Rafting Outfitters May Soon Have An Easier And Cheaper Time On Colorado’s Public Land

July 24, 2019
Clear Creek RaftingClear Creek RaftingHart Van Denburg/CPR News
Rafters on Clear Creek near Idaho Springs on Wednesday June 12, 2019.

Southwestern lawmakers are working on legislation that would streamline the permitting process for rafting outfitters taking trips on Colorado’s federal lands. 

State Rep. Diana DeGette introduced the legislation Tuesday with New Mexico Rep. Deb Haaland and Utah Rep. John Curtis. The legislation – Simplifying Outdoor Access for Recreation Act or SOAR – would make it easier and cheaper for outfitters to get permits. 

“Our guides and outfitters are the heart and soul of Colorado’s outdoor recreation industry,” Degette said in a news release. “This bill would make it easier for them to get the permits they need to continue operating on the public lands in our state.”

Outfitters would be allowed to require their clients to sign a liability waiver, which the National Park Service does not currently allow. Ryan Brown, a spokesman for DeGette’s office, said giving guides the ability to use waivers would help control the cost of liability insurance.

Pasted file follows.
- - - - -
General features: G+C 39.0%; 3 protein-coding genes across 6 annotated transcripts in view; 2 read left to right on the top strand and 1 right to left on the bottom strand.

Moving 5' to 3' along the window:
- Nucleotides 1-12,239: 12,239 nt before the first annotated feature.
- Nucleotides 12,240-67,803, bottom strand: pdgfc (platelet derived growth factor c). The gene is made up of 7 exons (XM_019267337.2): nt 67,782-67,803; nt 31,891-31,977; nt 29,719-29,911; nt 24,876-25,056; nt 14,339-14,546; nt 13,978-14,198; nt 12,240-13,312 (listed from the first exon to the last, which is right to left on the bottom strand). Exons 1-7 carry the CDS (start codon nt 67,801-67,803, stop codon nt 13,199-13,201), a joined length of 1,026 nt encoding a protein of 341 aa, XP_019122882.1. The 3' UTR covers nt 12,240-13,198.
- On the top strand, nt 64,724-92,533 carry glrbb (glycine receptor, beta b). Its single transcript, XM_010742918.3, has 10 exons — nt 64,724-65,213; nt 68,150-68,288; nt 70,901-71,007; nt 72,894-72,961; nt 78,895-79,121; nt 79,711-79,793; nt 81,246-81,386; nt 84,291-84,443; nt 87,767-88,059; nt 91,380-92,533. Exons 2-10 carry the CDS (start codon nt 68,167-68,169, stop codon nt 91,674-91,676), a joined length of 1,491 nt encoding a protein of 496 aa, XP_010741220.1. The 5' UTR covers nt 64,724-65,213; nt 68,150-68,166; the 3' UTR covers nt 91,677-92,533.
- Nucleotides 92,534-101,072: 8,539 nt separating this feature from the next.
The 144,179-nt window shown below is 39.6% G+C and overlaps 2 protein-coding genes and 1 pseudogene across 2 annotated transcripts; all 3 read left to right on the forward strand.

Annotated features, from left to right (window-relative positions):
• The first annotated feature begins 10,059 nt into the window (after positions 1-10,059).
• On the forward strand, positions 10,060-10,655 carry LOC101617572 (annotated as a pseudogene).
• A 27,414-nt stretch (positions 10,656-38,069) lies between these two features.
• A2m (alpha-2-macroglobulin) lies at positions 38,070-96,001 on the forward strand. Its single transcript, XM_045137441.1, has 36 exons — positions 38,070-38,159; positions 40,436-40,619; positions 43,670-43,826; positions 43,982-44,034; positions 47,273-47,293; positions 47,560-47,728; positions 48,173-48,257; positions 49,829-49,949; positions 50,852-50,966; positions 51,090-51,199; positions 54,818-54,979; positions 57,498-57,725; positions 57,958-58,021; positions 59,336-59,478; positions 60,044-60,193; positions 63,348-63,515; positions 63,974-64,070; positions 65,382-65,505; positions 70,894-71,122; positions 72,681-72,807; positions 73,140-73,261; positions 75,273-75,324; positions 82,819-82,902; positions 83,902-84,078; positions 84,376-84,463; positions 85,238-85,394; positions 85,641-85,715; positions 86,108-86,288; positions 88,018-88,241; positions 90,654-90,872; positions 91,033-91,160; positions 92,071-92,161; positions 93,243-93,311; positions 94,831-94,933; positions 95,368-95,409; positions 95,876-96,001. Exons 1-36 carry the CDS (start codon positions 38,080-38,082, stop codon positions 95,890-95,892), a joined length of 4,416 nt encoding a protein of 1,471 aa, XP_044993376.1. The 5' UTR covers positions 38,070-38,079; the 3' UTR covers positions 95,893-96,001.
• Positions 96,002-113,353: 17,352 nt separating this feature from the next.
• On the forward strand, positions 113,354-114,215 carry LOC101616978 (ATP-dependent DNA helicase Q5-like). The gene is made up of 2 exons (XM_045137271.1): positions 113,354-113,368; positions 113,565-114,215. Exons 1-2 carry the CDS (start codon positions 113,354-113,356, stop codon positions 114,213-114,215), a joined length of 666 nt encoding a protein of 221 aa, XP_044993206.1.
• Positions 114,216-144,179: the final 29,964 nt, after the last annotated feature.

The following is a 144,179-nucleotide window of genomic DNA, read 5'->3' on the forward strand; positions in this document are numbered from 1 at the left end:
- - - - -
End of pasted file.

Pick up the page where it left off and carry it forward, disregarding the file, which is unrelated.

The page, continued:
The new legislation comes during a dangerous rafting season in Colorado.

At least 14 people have died on Colorado’s waterways so far this year. Despite most of the deaths in 2019 happening on private rafts, reports show that regulation of the commercial rafting industry has declined.

“DeGette’s bill doesn’t seek to lower the safety standards that guides are required to meet, it simply makes it easier for qualified and experienced guides to get the permits they need,” Brown said in an email. “Having more experienced guides out there – instead of having inexperienced adventure seekers trying to go it alone – will make many of these activities safer for everyone involved.”

Dave Costlow with the Colorado River Outfitters Association, which supports the legislation, said the new rules wouldn’t impact safety concerns one way or another.

“What a waiver should do, is it should inform the public of their assumption of risk,” he said. “We really don't want to take you on an activity and be liable for that and some of those things are out of our control.” 

He said in some circumstances and depending on the outfitter, the act would cut costs.

“If you ran a stretch of river that went through the Bureau of Land Management area and then into the Forest Service area, you’d need two different permits. All the time to take to process them all gets expensive,” he said. “This would allow one of those groups just to take the lead on it and you really only have to do all the paperwork and maintain the paperwork with one agency.”